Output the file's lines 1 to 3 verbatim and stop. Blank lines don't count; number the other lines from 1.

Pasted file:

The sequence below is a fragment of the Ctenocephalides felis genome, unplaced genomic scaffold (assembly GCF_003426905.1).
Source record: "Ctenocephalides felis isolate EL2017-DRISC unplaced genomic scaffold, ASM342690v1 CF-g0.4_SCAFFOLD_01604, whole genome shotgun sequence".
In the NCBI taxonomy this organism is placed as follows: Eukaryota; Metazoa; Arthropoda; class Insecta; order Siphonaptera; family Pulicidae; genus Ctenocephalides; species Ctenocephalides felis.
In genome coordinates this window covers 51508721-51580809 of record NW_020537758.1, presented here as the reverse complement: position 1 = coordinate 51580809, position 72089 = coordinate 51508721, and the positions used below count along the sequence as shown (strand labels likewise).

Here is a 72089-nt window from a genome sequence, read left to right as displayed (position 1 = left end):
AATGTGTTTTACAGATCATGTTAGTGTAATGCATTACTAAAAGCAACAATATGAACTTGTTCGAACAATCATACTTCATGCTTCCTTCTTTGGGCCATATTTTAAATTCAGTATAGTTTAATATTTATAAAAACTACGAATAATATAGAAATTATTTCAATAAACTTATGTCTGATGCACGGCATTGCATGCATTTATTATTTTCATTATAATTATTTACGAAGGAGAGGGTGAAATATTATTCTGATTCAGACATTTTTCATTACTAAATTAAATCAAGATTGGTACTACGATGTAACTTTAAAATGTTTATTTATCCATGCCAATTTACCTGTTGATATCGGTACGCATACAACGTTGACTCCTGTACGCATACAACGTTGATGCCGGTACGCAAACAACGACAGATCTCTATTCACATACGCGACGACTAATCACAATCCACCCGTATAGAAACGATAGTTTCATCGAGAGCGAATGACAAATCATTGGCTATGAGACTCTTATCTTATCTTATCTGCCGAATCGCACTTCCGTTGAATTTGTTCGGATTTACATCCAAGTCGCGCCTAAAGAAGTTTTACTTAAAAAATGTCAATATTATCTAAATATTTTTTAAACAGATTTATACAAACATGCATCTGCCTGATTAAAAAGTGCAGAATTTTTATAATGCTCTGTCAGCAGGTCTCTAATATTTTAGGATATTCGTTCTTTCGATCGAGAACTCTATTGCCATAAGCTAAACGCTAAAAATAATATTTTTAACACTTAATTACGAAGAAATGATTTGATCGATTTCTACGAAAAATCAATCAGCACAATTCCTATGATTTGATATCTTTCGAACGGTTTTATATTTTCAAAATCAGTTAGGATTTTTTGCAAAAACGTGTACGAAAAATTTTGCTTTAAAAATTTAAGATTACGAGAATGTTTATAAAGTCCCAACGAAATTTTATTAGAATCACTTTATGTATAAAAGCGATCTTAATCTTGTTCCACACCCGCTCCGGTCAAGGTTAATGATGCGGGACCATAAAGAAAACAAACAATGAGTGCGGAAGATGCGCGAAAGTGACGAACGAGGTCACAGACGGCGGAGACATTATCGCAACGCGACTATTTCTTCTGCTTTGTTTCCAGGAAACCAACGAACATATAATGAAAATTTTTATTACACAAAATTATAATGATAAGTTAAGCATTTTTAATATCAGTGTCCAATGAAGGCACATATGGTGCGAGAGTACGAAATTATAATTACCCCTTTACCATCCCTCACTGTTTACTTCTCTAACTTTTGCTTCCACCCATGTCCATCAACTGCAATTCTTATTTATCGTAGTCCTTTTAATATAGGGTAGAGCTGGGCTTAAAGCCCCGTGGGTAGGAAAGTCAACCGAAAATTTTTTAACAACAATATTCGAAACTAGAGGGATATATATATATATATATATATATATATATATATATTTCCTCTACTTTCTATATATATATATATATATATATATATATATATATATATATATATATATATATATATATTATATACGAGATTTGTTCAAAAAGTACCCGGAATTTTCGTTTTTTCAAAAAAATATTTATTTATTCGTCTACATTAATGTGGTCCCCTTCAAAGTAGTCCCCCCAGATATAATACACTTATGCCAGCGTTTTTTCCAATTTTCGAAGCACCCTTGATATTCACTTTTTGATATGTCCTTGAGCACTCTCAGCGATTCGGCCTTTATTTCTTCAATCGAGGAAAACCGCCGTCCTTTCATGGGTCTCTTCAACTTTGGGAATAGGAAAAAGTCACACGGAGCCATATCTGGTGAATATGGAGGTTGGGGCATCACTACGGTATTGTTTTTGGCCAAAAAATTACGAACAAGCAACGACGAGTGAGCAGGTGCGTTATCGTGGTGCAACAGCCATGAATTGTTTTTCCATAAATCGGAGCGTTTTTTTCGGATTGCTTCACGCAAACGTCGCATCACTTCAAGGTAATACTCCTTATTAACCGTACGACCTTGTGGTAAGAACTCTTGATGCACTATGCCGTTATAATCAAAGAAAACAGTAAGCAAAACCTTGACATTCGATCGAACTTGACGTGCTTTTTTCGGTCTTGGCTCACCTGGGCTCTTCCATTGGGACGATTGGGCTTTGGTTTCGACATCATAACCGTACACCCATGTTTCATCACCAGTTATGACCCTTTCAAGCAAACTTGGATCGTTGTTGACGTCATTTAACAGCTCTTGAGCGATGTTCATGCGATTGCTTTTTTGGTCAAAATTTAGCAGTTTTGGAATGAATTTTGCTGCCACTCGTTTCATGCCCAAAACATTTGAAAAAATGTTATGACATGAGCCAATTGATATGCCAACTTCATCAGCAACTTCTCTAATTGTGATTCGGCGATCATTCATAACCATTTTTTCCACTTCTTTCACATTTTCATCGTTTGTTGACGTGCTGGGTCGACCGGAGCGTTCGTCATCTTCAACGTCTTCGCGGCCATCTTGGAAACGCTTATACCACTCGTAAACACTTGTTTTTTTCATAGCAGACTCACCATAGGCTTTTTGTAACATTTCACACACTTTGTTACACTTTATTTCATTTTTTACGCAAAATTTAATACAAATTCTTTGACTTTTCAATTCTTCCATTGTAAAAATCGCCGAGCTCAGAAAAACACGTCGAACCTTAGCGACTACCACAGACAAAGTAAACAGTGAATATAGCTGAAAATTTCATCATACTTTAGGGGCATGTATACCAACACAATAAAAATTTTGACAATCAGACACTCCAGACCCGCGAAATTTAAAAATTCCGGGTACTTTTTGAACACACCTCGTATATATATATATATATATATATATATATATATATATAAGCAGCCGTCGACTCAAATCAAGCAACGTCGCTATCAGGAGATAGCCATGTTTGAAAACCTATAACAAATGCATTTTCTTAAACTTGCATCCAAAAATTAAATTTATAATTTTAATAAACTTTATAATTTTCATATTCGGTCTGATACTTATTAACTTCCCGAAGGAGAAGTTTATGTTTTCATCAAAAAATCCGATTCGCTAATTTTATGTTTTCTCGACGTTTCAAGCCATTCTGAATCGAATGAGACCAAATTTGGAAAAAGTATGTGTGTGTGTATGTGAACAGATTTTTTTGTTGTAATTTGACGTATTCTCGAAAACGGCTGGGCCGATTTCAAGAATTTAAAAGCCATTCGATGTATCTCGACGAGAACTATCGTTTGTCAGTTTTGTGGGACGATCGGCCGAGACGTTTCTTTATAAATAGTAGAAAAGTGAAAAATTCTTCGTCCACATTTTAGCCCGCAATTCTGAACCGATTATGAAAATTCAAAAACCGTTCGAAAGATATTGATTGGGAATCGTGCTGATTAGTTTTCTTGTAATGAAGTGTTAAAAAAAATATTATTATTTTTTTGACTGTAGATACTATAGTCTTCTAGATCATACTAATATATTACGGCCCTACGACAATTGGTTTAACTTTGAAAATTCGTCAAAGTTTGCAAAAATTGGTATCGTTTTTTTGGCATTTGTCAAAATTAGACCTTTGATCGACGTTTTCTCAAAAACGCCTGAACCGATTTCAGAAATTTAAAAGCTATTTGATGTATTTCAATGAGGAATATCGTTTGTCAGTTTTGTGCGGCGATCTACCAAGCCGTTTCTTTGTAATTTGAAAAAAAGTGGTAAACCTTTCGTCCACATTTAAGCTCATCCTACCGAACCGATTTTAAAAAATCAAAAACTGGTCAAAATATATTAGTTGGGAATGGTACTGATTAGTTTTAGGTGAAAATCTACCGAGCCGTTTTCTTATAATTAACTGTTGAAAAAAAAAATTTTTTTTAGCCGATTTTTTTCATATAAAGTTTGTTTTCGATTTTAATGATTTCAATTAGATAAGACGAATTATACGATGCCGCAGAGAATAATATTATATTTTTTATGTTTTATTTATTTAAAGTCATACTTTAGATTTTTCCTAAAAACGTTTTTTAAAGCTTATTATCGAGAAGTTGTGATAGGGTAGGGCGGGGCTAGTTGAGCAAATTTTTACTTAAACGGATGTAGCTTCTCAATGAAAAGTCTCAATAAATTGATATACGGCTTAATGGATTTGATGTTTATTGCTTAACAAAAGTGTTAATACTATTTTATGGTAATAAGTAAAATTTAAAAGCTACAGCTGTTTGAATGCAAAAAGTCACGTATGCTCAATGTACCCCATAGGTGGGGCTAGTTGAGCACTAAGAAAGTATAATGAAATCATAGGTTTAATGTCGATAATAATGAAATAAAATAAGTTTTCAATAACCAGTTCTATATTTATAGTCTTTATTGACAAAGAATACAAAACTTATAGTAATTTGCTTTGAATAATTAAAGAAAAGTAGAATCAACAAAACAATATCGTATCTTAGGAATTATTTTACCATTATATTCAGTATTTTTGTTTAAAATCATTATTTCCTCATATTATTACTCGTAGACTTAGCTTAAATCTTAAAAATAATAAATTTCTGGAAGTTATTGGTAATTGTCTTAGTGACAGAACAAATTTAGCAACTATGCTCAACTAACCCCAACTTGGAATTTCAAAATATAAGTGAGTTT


The sequence below is a fragment of the Ctenocephalides felis genome, unplaced genomic scaffold (assembly GCF_003426905.1).
Source record: "Ctenocephalides felis isolate EL2017-DRISC unplaced genomic scaffold, ASM342690v1 CF-g0.4_SCAFFOLD_01604, whole genome shotgun sequence".
In the NCBI taxonomy this organism is placed as follows: Eukaryota; Metazoa; Arthropoda; class Insecta; order Siphonaptera; family Pulicidae; genus Ctenocephalides; species Ctenocephalides felis.